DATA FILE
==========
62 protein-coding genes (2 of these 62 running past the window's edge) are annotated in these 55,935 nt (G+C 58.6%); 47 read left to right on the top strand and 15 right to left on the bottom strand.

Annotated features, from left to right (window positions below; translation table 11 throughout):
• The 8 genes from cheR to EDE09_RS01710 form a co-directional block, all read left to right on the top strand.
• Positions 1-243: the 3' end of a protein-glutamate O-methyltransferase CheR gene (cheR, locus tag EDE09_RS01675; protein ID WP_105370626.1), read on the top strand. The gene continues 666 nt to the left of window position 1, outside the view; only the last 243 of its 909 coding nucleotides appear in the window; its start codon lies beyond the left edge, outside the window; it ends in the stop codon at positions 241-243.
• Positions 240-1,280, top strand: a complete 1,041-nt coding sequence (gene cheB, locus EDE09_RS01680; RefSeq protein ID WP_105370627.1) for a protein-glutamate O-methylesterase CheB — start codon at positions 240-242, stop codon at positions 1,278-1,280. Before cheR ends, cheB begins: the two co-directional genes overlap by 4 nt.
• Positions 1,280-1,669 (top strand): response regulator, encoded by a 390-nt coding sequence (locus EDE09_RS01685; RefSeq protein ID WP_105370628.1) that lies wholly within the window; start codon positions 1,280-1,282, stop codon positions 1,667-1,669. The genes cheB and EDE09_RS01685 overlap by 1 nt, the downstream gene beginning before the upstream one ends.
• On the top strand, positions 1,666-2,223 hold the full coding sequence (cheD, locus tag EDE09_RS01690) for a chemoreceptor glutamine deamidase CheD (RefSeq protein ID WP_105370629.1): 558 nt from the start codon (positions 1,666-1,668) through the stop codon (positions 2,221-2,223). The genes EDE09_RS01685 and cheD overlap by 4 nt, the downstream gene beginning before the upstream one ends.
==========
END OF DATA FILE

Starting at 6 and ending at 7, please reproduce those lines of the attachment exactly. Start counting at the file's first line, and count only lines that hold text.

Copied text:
• Positions 1,280-1,669 (top strand): response regulator, encoded by a 390-nt coding sequence (locus EDE09_RS01685; RefSeq protein ID WP_105370628.1) that lies wholly within the window; start codon positions 1,280-1,282, stop codon positions 1,667-1,669. The genes cheB and EDE09_RS01685 overlap by 1 nt, the downstream gene beginning before the upstream one ends.
• On the top strand, positions 1,666-2,223 hold the full coding sequence (cheD, locus tag EDE09_RS01690) for a chemoreceptor glutamine deamidase CheD (RefSeq protein ID WP_105370629.1): 558 nt from the start codon (positions 1,666-1,668) through the stop codon (positions 2,221-2,223). The genes EDE09_RS01685 and cheD overlap by 4 nt, the downstream gene beginning before the upstream one ends.